inists Rethink the Self (Boulder, CO: Westview Press, 1996), pp. 104“123.
My ideas on the phenomenon of forgetting oneself owe much to Allen™s
provocative essay. Forgetting oneself, as Allen tells it, “entails simultane-
ously remembering and not remembering your own identity as a person
who accepts and adheres to” certain moral and non-moral norms and be-
havioral requirements. It is to fail to conform “our emotions, actions, and
habits to certain socially instilled general prescriptive principles” that we
have internalized and that are “constitutive of individuals situated in com-
munal forms of life.”(pp. 105 and 106, op. cit.) And what Charles Taylor
calls “collective social identities” engender a certain consciousness of
oneself, exempli¬ed in one™s attitude toward oneself and beliefs about
oneself. See Taylor, pp. 32“3, in Multiculturalism, op. cit.
Autonomy and Self-Identity 97

The idea of narrativity as a constitutive feature of agential identity is discussed
24.
by J. David Velleman in “The Self as Narrator,” Chapter 3 in the present vol-
ume. Diana Meyers and Paul Benson offer different but correlated models
of agential autonomy premised in part on an autobiographical narrative ac-
count of the agent. See their chapters (2 and 5, respectively) in the present
volume.
As Anita Allen writes, “We are not so much born with race as born into race
25.
as a feature of our social worlds. Yet our racialized social worlds exert such
an in¬‚uence that we seldom entirely escape the pull of constitutive norms.”
Allen, “Forgetting Oneself ”, p. 120, op. cit. And K. Anthony Appiah remarks,
“We make up selves from a tool kit of options made available by our culture
and society.” See his “Identity, Authenticity, Survival: Multicultural Societies
and Social Reproduction,” in Multiculturalism, op. cit., p. 155.
Appiah, “Identity, Authenticity, Survival: Multicultural Societies and Social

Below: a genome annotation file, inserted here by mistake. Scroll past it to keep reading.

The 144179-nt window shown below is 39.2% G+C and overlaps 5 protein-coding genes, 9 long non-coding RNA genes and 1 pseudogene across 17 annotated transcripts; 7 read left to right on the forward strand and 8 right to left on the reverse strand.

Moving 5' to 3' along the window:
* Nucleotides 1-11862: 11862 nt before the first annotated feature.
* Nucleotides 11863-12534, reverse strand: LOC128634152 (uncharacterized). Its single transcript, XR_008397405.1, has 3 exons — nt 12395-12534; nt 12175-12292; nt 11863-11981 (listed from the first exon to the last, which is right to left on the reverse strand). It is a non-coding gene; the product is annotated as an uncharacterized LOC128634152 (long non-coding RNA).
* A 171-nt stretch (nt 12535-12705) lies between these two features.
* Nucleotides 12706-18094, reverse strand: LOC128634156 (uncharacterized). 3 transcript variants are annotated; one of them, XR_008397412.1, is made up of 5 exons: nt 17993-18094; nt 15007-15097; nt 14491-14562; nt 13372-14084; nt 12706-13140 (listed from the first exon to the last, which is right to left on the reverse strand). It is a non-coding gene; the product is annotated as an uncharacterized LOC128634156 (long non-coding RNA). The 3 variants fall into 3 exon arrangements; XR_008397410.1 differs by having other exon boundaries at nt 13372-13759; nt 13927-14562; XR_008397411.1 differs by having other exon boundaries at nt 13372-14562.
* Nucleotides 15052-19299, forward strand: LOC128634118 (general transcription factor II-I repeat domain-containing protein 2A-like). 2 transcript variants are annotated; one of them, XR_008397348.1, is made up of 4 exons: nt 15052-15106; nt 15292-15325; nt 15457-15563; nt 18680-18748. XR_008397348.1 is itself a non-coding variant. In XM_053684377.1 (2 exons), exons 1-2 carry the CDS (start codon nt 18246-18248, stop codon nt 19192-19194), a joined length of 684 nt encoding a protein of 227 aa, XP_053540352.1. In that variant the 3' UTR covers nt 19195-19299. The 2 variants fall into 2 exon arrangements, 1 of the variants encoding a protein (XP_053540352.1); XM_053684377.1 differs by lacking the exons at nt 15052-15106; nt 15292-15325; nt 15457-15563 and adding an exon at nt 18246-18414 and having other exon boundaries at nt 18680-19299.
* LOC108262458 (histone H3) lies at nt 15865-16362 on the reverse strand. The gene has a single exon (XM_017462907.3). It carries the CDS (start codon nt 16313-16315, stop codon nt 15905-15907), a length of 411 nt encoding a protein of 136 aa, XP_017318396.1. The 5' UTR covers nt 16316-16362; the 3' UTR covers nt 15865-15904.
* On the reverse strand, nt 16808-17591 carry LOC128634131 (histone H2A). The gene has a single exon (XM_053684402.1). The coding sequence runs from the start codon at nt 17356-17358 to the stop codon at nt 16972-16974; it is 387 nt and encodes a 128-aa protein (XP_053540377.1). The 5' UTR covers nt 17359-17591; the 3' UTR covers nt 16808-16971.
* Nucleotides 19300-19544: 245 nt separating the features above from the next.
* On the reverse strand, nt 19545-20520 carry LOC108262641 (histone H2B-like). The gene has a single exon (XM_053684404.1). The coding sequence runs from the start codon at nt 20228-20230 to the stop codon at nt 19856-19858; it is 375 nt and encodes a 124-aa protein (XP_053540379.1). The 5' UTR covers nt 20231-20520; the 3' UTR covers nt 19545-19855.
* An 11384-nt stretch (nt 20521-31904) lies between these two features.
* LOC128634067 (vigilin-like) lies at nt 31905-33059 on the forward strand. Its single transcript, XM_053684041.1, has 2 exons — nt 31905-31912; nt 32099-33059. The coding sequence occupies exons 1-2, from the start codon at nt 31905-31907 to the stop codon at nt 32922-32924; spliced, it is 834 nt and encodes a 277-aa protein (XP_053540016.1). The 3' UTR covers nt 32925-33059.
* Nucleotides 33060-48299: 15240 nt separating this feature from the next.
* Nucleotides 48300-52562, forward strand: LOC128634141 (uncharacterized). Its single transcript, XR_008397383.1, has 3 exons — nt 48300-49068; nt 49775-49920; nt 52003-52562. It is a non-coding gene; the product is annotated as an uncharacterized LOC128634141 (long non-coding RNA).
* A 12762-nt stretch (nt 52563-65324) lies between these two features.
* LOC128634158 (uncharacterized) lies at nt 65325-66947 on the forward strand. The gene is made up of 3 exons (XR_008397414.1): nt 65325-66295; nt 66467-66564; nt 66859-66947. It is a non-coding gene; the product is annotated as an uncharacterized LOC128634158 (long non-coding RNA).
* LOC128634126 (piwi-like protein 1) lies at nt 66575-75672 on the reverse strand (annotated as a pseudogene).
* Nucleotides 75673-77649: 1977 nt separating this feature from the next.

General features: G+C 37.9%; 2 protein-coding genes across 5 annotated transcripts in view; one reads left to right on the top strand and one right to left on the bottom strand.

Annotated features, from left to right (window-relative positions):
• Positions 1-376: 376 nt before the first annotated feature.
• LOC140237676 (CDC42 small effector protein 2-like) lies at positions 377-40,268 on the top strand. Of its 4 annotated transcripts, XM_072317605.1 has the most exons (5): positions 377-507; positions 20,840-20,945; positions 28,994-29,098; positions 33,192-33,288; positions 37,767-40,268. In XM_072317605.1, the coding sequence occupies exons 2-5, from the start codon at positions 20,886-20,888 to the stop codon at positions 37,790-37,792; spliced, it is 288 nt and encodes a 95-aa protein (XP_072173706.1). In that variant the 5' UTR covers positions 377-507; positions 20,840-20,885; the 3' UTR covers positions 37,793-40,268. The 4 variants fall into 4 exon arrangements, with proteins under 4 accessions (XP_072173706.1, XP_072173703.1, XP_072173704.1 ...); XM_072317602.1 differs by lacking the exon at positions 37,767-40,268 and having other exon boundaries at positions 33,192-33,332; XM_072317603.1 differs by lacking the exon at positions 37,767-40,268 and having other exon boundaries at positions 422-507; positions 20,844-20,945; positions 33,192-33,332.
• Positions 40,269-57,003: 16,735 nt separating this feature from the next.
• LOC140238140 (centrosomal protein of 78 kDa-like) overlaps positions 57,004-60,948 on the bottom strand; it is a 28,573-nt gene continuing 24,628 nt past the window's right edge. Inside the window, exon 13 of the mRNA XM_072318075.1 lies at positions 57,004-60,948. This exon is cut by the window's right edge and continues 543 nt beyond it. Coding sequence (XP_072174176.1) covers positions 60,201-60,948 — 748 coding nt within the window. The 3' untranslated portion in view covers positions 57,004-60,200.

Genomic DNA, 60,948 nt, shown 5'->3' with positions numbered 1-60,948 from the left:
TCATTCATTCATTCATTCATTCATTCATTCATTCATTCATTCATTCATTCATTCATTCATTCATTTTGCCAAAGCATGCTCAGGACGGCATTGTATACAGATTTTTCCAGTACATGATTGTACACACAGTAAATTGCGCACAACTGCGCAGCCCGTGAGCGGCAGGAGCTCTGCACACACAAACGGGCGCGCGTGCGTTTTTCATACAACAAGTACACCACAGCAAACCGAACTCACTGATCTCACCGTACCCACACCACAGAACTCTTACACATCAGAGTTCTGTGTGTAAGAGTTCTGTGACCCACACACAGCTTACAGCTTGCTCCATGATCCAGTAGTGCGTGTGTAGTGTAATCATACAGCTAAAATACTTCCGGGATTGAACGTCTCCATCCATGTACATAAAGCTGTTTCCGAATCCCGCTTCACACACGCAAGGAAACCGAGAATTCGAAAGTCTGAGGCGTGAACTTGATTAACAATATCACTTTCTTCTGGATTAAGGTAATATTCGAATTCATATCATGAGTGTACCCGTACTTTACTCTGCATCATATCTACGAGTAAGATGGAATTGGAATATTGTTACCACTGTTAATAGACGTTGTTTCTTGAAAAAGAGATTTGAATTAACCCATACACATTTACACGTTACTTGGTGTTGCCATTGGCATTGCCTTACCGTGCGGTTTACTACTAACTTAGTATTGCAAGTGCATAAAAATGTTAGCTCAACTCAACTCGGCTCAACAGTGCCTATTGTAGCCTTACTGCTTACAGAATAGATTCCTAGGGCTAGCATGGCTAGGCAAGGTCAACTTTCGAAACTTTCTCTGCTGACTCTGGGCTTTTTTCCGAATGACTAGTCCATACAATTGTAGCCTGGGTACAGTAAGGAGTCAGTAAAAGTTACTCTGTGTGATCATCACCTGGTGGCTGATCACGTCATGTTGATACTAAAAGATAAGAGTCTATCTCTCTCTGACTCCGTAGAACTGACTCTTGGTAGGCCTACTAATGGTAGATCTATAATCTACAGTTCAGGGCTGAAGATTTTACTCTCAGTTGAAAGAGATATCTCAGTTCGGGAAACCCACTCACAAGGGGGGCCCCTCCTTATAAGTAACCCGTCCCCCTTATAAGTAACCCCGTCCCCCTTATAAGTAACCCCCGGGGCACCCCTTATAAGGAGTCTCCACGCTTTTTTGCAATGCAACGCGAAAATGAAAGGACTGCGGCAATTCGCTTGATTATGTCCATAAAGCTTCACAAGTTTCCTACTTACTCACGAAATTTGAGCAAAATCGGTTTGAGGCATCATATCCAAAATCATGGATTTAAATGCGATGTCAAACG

26.
Reproduction,” p. 159, op. cit., my emphasis.
Rorty and Wong, “Aspects of Agency and Identity,” p. 23, op. cit.
27.
Joseph Raz, Value, Respect, and Attachment (Cambridge: Cambridge University
28.
Press, 2001), p. 17.
Raz, Value, ibid., p. 16.
29.
One might charge that my rejection of a racialized identity grounded in certain
30.
norms is authentic, and that this is necessary for greater autonomy.
Allen, “Forgetting Oneself,” p. 120, op. cit.
31.
Frankfurt discusses the phenomenon of self-betrayal in “The Faintest
32.
Passion,” especially section 3, pp. 97“98, op. cit. Raz raises a similar point:
He remarks that identity-forming attachments “are the sources of meaning in
one™s life, and sources of responsibilities . . . They are normative because they
engage our integrity. We must be true to who we are, true to it even as we try
to change. Thus, identity-forming attachments are the organizing principles
of our life . . . They give it shape as well as meaning. In all that, they are among
the determinants of our individuality. And they are partly past dependent. To
deny our past is to be false to ourselves.” Raz, Value, Respect, and Attachment,
p. 34, op. cit.
A certain measure of reconciliation between the agent and the aspects of her
33.
identity integral to her autonomy is thus necessary. But integration is not a
sign of authenticity.
Appiah, “Identity, Authenticity, Survival: Multicultural Societies and Social
34.
Reproduction,” p. 161, op. cit.
Earlier versions of this chapter were presented to the Philosophy Departments
35.
at Washington University in St. Louis and at the University of Florida. I am
grateful to the audiences for their helpful remarks. I also thank David Copp,
Jennifer Hawkins, John Santiago, and Sara Worley for their comments on
ancestors of this chapter.
part ii


THE INTERPERSONAL

Personal Authority and Interpersonal Recognition
5

Taking Ownership

Authority and Voice in Autonomous Agency

Paul Benson




How can any of my actions genuinely be my own? How can they be more
than just intentional performances, with whatever investment of my will
that involves, but also belong to me in the special way that makes me
autonomous in performing them? How, in other words, can any of my
actions be my own in such a way that they arise from or manifest my
capacities for self-governance?
The literature on (locally) autonomous agency1 employs a number
of metaphors to characterize the difference between merely intentional
action and action that is, in the fullest sense,2 the agent™s own. Harry
Frankfurt™s metaphors are among the most vivid and compelling. A per-
son who acts autonomously genuinely “participates” in the operation of
her will, as opposed to being “estranged” from herself or being “a help-
less or passive bystander to the forces that move” her.3 Agents who act
intentionally but without autonomy do not do what they “really want”
to do; their effective volitions are “external to” or “outside” them.4 The
pervasive notion in this literature that persons who are autonomous in
acting act upon wills that are fully their own or that really belong to them
suggests an initial answer to the questions with which the chapter opened.
I am autonomous in acting just when I take ownership of my actions, or
at least have the unimpeded capability to take ownership of what I do
and regularly exercise that capability.5 But considerable mystery clings to
this concept of taking ownership as applied to intentional agency. None